Cynometra alexandri
Family: Leguminosae
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Other Common Names: Muhindi (Uganda).

Distribution: Central and East Africa, usually representing a somewhat dry type of forest, but not uncommon as a constituent of forest swamps, normally gregarious.

The Tree: Reaches a height of 120 to 150 ft with a wide low-branched crown and a clear bole rarely more than 40 ft, trunk diameters about 4 to 5 ft above large plank-like buttresses; larger trees usually hollow.

The Wood:

General Characteristics: Heartwood dull reddish brown with darker markings; sapwood grayish, turning pale yellow, clearly defined. Texture fine; grain usually interlocked; without luster; sometimes figured.

Weight: Basic specific gravity (ovendry weight/green volume) 0.74; air-dry density 54 pcf.

Mechanical Properties: (First set of data based on the 2-cm standard; second set on the 2-in. standard.)


Moisture content   Bending strength   Modulus of elasticity   Maximum crushing strength

            (%)                  (Psi)                            (1,000 psi)                   (Psi)

Green (9)                     13,700             1,430                           7,030

12%                             21,900             2,050                           10,400

12% (1)                       21,450                        2,341                           11,070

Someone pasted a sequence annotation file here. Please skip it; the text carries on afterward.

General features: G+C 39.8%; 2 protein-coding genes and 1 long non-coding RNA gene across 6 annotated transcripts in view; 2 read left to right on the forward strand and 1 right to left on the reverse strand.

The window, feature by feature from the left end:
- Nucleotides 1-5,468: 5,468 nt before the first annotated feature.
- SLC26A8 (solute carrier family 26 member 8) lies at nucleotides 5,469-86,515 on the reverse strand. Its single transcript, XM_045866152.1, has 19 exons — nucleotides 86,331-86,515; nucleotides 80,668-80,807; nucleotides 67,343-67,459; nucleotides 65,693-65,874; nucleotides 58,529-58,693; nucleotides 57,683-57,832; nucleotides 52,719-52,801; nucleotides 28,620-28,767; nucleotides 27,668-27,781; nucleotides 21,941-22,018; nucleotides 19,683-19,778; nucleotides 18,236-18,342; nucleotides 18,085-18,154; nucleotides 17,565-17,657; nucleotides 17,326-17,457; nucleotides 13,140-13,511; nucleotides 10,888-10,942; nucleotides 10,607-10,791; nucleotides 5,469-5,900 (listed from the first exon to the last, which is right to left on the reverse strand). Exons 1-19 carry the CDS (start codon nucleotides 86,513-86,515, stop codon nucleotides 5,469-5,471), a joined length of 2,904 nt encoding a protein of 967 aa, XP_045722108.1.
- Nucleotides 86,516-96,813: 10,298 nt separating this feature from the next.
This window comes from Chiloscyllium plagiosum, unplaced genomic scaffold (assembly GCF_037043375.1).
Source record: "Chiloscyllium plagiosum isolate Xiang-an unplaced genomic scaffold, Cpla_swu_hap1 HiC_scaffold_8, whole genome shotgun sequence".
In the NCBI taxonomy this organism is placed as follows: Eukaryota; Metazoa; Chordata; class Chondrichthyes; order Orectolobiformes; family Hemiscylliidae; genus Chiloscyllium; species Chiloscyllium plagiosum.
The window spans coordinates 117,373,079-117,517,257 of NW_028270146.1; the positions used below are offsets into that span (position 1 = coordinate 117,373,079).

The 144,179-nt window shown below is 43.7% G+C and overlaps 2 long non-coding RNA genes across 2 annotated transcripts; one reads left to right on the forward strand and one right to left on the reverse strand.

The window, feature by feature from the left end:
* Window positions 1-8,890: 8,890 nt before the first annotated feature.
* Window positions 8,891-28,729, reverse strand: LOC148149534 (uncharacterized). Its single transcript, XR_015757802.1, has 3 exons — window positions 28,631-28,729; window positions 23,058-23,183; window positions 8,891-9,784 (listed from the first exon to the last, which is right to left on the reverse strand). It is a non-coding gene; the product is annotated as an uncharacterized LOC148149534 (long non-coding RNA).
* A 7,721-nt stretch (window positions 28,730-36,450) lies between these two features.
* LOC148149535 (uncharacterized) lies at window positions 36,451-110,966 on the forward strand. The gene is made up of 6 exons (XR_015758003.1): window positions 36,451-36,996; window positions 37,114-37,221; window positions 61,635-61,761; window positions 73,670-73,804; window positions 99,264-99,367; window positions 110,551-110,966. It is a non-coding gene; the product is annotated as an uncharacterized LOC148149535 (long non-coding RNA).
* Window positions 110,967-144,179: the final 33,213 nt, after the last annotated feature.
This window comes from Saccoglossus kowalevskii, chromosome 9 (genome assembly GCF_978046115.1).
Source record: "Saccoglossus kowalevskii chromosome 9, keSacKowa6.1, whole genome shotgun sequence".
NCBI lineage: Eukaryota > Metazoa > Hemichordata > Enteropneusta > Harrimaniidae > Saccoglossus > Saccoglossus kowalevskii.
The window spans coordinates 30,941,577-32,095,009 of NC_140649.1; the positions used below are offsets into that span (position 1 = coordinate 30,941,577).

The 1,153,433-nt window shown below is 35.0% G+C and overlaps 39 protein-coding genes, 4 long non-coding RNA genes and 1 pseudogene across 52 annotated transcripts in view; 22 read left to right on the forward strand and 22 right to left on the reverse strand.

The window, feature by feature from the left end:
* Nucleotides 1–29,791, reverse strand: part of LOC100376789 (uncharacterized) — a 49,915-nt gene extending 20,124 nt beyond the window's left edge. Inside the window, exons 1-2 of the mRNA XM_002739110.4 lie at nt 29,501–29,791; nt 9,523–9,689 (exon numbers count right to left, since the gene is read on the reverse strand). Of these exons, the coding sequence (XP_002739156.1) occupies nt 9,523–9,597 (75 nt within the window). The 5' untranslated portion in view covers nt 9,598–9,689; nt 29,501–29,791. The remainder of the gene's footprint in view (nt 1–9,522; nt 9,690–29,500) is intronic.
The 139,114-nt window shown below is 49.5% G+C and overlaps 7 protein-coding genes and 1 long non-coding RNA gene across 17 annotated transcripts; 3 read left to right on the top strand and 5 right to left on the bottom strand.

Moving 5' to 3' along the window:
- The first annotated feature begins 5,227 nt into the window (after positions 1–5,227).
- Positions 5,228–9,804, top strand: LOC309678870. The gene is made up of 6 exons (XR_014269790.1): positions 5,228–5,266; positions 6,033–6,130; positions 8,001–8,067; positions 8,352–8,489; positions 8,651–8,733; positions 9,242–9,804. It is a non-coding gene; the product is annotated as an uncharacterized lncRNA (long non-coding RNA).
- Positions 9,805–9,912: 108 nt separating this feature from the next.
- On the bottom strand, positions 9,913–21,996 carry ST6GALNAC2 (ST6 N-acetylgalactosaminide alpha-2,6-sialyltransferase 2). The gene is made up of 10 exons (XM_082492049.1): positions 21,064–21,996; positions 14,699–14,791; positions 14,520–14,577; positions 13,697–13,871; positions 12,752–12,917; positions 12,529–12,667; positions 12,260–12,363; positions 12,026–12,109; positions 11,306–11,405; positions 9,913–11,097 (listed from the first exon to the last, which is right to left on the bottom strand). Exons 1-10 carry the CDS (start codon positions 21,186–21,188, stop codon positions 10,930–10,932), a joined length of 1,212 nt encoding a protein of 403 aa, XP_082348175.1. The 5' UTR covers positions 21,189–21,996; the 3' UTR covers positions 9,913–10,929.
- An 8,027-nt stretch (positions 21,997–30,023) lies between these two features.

Janka side hardness 2,540 to 3,410 lb for dry material.

Drying and Shrinkage: Dries slowly with a tendency to surface and end checking, but with little warp. Kiln schedule T2-C2 is suggested for 4/4 stock and T2-C1 for 8/4. Shrinkage green to 12% moisture content: radial 2.5%; tangential 4.5%. Movement in service is rated as medium.

Working Properties: Fairly difficult to work with hand and machine tools, rather severe blunting effect on cutters, turns very well, moderate steam-bending properties.

Durability: Heartwood is rated as durable and highly resistant to termite attack. Resistant to abrasion.

Preservation: Sapwood permeable to preservative treatments.

Uses: industrial and heavy-duty flooring, heavy construction including marine work, railroad crossties.

Additional Reading: (1), (3), (9)

1.  Banks, C.H. 1954. The mechanical properties of timbers with particular reference to those grown in the Union of South Africa. J.S. African For. Assoc. 24:44-65.

3.  Bolza, E., and W.G. Keating. 1972. African timbers-the properties, used, and characteristics of 700 species. CSIRO. Div. of Build. Res., Melbourne, Australia.

9. Farmer, R. H. 1972. Handbook of hardwoods. H. M. Stationery Office. London.



From: Chudnoff, Martin. 1984. Tropical Timbers of the World. USDA Forest Service. Ag. Handbook No. 607.